Table 1 Distribution of the relative differences in GHG intensity between bioenergy and fossil-based equivalents (R), calculated with the lower and upper bounds for the emissions of fossil chains (Efmin and Efmax).
Figure 1

Estimated values of the mean effect-size R for different groups of bioenergy scenarios, using the minimum (Efmin) or maximum (Efmax) reference values for the GHG emissions of the fossil counterfactual. The horizontal bars depict 95% confidence intervals. The number of scenarios and the number of articles used in each group are given in brackets. The dotted line corresponds to a 50% GHG reduction level. Key to groups: ‘All’: all scenarios; ‘1G’ and ‘2G’: 1st and 2nd generation biofuels; ‘Forest’: forest as initial land-use; ‘Grassland’: grassland (including degraded pastures) as initial land-use; ‘Palm Oil’: biodiesel from palm oil; ‘Biodiesel’: production of biodiesel; ‘Bioelectricity’: production of bioelectricity; ‘Bioethanol’: production of bioethanol.

Second generation biofuels had higher GHG abatement potentials than their first generation counterparts, especially biodiesel whose potential was 40% lower than the “not biodiesel” group, overall. This difference was statistically significant (p < 0.05). The effect size estimated for the “forest” group was more than 100% higher than that estimated for the “not forest” group (Fig. 2). Conversely, the grassland had a significantly lower R estimate than the “not grassland” group. Differences between the “grassland” and “not grassland and not forest” groups (i.e., land use scenarios impacting neither grasslands nor forests) were smaller but statistically significant (Fig. 2), regardless of the fossil emissions E f .

Figure 2

Estimated differences in effect-size R between groups of bioenergy scenarios. Either the minimum (Efmin) or maximum (Efmax) reference value for the GHG emissions of the fossil counterfactuals were used. The horizontal bars depict 95% confidence intervals. The number of scenarios and the number of articles used in each group are given in brackets. Key to groups: ‘1G’ and ‘2G’: 1st and 2nd generation biofuels; ‘Forest’: forest as initial land-use; ‘Grassland’: grassland (including degraded pastures) as initial land-use; ‘Oil Palm’: biodiesel from palm oil; ‘Biodiesel’: production of biodiesel; ‘Bioelectricity’: production of bioelectricity; ‘Bioethanol’: production of bioethanol.

Except for the groups “forest” and “1G”, most bioenergy scenarios abated GHG emissions by more than 50% (Figs 3, 4). In most of the groups, less than half of the bioenergy scenarios assessed did not achieve a 50% abatement potential relative to fossil fuels (i.e., had an R value exceeding −0.5); (Figs 3, 4). The two exceptions were the “forest” group where this fraction reached 70% (Fig. 3), and the “1G biofuel” group with the minimum value of E f (Fig. 4).

Figure 3

Proportion of scenarios with an effect size value R exceeding −0.5 (ie, with a GHG abatement under 50%), and estimated differences in the logarithm of the odds ratio between groups of land use scenarios considering both initial and final land uses (top inset). The odds ratio is calculated as the proportion of scenarios with an R value greater than −0.5 divided by the proportion of scenarios with a R under −0.5. Either the minimum (Efmin) or maximum (Efmax) reference value for the GHG emissions of the fossil counterfactuals were used. The horizontal bars depict 95% confidence intervals. Key to groups: ‘Forest’: forest as initial land use; ‘Grassland’: grassland (including degraded pastures) as initial land use; ‘Palm’: biodiesel made from palm oil.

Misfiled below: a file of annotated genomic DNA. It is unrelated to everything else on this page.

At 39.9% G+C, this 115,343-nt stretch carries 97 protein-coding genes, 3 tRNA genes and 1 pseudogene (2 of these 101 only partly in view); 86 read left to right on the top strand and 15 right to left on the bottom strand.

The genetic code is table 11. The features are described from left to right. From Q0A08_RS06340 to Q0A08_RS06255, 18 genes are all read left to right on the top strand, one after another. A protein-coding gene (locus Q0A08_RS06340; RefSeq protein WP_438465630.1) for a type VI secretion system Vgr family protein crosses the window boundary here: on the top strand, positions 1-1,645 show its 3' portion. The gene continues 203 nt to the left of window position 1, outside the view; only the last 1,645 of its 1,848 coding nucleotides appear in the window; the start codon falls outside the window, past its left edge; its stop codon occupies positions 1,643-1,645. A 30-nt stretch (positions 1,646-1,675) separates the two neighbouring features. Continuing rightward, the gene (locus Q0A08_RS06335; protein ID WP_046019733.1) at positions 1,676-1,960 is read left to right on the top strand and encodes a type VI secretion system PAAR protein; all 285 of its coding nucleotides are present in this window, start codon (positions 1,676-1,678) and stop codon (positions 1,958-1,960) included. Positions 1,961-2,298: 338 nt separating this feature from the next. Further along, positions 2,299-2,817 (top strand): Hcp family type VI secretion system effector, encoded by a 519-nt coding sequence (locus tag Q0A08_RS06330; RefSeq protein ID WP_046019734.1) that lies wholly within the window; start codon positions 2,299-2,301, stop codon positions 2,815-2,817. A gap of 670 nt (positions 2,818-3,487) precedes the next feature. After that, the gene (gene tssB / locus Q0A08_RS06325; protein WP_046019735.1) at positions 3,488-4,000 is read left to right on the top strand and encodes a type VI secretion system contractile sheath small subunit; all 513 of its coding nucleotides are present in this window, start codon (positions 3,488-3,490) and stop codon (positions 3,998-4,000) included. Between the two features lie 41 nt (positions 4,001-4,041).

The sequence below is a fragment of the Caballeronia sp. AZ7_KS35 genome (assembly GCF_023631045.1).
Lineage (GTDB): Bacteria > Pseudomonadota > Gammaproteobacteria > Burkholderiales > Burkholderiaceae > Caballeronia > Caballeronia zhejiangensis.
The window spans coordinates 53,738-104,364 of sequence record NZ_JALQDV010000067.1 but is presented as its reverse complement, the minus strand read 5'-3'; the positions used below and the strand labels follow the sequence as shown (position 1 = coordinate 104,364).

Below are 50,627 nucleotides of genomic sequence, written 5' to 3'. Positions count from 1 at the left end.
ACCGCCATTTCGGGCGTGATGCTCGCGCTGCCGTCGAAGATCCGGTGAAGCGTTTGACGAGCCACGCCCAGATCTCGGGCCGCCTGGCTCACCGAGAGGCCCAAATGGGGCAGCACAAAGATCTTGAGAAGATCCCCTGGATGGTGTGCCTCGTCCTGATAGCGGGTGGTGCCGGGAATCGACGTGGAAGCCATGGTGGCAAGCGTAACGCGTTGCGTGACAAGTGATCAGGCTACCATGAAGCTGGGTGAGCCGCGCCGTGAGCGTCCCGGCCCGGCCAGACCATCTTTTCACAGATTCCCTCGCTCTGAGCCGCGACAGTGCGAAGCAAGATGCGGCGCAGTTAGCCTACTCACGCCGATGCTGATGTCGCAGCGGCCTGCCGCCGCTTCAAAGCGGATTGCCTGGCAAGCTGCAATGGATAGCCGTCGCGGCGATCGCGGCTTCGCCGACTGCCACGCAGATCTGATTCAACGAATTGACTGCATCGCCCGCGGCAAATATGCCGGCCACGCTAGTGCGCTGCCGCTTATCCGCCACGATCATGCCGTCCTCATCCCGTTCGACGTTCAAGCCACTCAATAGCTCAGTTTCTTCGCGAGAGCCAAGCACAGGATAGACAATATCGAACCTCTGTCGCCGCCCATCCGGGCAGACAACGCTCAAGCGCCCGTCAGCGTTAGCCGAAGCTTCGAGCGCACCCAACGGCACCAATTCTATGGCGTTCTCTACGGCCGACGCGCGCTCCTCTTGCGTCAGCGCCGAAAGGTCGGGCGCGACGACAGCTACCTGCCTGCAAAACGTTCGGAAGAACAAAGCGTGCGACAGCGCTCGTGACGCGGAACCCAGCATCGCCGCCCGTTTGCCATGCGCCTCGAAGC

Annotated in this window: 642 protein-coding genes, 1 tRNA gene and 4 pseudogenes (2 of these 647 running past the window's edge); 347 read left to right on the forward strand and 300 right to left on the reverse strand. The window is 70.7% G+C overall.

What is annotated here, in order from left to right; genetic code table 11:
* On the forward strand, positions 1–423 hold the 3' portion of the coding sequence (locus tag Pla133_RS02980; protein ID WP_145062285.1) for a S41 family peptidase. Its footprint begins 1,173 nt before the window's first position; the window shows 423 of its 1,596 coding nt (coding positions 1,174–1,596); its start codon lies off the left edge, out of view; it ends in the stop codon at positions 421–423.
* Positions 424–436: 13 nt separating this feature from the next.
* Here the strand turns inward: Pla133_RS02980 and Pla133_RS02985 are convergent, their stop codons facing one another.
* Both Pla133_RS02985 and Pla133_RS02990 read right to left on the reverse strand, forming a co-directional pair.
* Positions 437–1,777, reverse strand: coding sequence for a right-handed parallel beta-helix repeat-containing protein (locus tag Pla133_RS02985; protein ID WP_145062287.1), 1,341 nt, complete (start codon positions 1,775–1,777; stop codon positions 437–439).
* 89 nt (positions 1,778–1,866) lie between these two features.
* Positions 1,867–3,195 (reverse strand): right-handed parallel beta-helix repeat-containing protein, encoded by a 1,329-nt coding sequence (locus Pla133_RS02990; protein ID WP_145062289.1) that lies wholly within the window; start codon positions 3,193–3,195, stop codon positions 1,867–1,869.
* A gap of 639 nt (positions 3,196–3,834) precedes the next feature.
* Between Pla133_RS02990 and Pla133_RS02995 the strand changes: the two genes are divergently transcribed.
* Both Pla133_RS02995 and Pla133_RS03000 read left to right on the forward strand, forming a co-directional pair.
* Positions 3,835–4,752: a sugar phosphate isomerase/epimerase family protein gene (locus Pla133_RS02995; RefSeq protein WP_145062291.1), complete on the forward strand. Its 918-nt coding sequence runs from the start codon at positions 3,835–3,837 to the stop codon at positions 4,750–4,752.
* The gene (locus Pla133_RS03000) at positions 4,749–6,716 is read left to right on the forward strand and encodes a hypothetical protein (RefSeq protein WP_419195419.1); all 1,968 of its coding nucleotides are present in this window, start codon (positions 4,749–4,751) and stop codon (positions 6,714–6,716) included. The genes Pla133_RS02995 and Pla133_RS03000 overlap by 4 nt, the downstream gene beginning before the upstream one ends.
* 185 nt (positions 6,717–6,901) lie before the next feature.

Figure 4

Proportion of scenarios with an effect size value R larger than −0.5 (ie, with a GHG abatement under 50%), and estimated differences in the logarithm of the odds ratio between groups of scenarios corresponding to different types of bioenergy (top inset). The odds ratio is calculated as the proportion of scenarios with an R value greater than −0.5 divided by the proportion of scenarios with an R under −0.5. Either the minimum (Efmin) or maximum (Efmax) reference value for the GHG emissions of the fossil counterfactuals were used. The horizontal bars depict 95% confidence intervals.

The logarithm of the odds ratio (ratio of the proportion of scenarios with a R > −0.5 to the proportion of scenarios with R < −0.5) estimated for the group “Forest vs. not forest” was significantly higher than zero. Thus, bioenergy scenarios not impacting forest ecosystems stood better chances of exceeding a 50% GHG abatement potential than those infringing on forests (Fig. 3). The proportions of scenarios with R > −0.5 (i.e., scenarios reducing emissions by less than 50%) were lower in the “2G biofuels” group than in their “1G” counterpart, and in the group “bioelectricity” compared to other types of energy (Fig. 4). The odds ratios indicated that differences were significant for “2G” vs. “1G” biofuels, and for “bioelectricity” vs. “not bioelectricity” (Fig. 4).


Effect sizes were sensitive to the values selected for the emissions of fossil chains (E f ), although the latter varied within a narrow range for liquid biofuels (Table 1). Shifting from the minimum value of E f to its maximum increased the fraction of bioenergy scenarios achieving a 50% GHG abatement from 55% to 62% (Figs 3, 4). For the “1G biofuel” group, this fraction was higher than 50% with Efmax but not with Efmin. This has important policy implications since the 50% reduction was made legally-binding in the EU and the USA12,13. It emphasizes the need for an accurate assessment of fossil counterfactuals, but also that the probability of certain bioenergy systems complying with these standards is mixed, at best.